Not strictly speaking a literary topic, perhaps, but in view of our earlier coverage of the issue of anti-Semitism in Norwegian public and intellectual life, it seems at least consistent to mention the outrage that was provoked by a recent article published in the mainstream Swedish newspaper Aftonbladet which repeated accusations against Israel's defence forces, or sections of them, of murdering Palestinians in order to steal their internal organs.
The article appears to reflect a belief that is common among left wing circles in Sweden, and it has been roundly condemned in some quarters, including Svenska Dagbladet, which has also published in one of its blogs a statement disclosing that the Swedish embassy in Tel Aviv has sent out a message from Ambassador Elisabet Borsiin Bonnier reminding the world that "Aftonbladet's cultural page does not speak for all Swedes."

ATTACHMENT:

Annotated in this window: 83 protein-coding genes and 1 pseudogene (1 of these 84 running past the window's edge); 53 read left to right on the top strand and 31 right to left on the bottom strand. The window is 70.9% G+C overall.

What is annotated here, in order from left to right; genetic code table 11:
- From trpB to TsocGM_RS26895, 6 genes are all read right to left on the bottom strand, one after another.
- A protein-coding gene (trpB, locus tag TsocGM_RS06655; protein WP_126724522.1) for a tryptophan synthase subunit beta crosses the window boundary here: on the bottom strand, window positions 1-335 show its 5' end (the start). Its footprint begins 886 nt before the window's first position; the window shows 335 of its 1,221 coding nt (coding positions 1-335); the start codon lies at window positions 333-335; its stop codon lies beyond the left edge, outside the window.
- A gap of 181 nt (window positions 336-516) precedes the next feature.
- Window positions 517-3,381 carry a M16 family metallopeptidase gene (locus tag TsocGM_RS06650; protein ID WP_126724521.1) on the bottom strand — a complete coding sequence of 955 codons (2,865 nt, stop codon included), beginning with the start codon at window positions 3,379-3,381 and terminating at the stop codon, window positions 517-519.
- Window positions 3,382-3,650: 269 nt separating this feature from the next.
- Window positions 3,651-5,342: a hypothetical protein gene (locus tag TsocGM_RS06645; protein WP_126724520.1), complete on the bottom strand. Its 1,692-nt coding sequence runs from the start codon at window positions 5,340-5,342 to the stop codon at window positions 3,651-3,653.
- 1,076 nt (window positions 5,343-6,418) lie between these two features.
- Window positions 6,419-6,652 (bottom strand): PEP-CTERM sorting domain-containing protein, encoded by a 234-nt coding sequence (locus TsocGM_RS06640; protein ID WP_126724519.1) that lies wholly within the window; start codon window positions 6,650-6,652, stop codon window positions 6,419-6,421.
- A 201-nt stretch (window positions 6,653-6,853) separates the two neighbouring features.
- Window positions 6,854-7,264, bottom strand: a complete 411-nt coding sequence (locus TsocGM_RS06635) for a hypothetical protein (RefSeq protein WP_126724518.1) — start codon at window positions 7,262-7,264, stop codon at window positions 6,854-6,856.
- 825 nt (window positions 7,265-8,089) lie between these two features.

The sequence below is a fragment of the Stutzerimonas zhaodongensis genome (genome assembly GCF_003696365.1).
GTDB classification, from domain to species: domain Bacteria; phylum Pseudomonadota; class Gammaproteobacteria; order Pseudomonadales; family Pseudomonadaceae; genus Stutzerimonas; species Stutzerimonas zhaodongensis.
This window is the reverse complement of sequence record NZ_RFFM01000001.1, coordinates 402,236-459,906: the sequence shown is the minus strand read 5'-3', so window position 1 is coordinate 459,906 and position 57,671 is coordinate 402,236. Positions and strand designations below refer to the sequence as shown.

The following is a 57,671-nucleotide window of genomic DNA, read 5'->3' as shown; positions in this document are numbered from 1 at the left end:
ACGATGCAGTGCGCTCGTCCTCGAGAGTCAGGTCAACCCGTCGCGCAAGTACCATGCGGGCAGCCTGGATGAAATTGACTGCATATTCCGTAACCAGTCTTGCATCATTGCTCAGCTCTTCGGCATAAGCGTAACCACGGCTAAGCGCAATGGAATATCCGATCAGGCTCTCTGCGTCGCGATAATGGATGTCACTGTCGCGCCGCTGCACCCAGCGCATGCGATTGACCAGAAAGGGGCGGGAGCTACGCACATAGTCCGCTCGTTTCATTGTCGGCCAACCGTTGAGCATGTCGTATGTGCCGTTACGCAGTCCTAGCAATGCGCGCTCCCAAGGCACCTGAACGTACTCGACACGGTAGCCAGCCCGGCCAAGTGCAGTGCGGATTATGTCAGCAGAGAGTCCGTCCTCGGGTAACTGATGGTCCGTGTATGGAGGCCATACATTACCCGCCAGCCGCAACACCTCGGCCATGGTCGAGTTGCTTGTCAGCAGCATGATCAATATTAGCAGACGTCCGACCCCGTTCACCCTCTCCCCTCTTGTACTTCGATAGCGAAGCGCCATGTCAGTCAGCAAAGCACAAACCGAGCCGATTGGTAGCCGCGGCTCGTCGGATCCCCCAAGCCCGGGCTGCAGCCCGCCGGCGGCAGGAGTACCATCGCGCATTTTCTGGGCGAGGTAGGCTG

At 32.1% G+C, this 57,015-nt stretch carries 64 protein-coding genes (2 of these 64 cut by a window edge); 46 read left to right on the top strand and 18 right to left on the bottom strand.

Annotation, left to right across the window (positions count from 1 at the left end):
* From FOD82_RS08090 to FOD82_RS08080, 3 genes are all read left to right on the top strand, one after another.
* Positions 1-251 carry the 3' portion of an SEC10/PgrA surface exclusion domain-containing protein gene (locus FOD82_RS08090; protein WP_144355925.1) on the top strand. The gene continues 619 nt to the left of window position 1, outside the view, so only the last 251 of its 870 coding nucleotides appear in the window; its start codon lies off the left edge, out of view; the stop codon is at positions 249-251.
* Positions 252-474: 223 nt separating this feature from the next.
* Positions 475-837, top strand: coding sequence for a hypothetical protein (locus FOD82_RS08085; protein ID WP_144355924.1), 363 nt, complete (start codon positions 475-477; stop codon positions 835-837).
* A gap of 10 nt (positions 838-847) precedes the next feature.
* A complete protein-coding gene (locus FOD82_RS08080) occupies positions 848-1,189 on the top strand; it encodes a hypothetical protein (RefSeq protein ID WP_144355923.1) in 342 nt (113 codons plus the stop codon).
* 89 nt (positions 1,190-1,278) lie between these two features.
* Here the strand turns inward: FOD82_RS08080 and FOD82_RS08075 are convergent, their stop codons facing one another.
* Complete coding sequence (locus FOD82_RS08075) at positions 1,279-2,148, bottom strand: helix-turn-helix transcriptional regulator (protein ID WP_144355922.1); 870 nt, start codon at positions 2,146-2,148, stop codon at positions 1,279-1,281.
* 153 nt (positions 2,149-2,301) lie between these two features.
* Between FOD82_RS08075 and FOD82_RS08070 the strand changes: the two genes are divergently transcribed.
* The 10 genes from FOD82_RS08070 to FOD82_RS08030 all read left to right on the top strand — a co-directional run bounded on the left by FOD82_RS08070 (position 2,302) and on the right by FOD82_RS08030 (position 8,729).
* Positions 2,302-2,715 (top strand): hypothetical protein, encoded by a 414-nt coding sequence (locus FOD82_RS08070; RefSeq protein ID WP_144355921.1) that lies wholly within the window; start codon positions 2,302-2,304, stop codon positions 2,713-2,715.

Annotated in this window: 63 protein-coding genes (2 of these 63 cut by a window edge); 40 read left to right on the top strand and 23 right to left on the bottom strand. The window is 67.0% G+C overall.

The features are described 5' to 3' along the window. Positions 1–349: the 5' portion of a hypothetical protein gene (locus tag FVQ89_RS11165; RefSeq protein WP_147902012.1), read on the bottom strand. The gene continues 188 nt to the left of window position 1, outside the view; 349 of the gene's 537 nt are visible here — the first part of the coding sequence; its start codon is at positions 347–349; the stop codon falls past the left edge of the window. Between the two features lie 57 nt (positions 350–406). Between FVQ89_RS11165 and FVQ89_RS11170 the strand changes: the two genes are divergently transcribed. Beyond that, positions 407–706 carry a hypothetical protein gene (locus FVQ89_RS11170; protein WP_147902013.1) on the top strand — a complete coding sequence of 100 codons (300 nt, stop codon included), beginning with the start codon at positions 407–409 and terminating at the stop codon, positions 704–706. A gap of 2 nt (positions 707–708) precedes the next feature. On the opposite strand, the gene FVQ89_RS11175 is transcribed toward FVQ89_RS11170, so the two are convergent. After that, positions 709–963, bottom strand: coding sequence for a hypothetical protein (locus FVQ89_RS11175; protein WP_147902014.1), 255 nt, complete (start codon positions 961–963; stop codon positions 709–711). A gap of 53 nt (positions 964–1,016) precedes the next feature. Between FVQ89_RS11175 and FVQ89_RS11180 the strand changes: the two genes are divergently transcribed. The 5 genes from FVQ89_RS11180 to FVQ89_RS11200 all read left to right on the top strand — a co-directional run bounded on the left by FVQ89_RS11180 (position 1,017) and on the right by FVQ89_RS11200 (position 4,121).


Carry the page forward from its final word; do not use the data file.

One of the most troubling aspects of the whole affair is possibly the fact that so far Sweden's foreign minister, Carl Bildt, has remained silent on the issue, apparently preferring to make no comment.
Update: the Swedish government has distanced itself from the statement by Elisabet Borsiin Bonnier.
The Jerusalem Post comments that the Aftonbladet item
reads more like an opinion article than a straight journalism piece, and it attempts to connect claims he heard in the West Bank in 1992 that Israeli soldiers were illegally removing organs from Palestinians killed in fighting with a campaign for Israeli organ donors, supposed illegal purchases of organs in Israel in the early 2000s, and the recent story of American Levy Izhak Rosenbaum who was accused of illegally trafficking Israeli organs.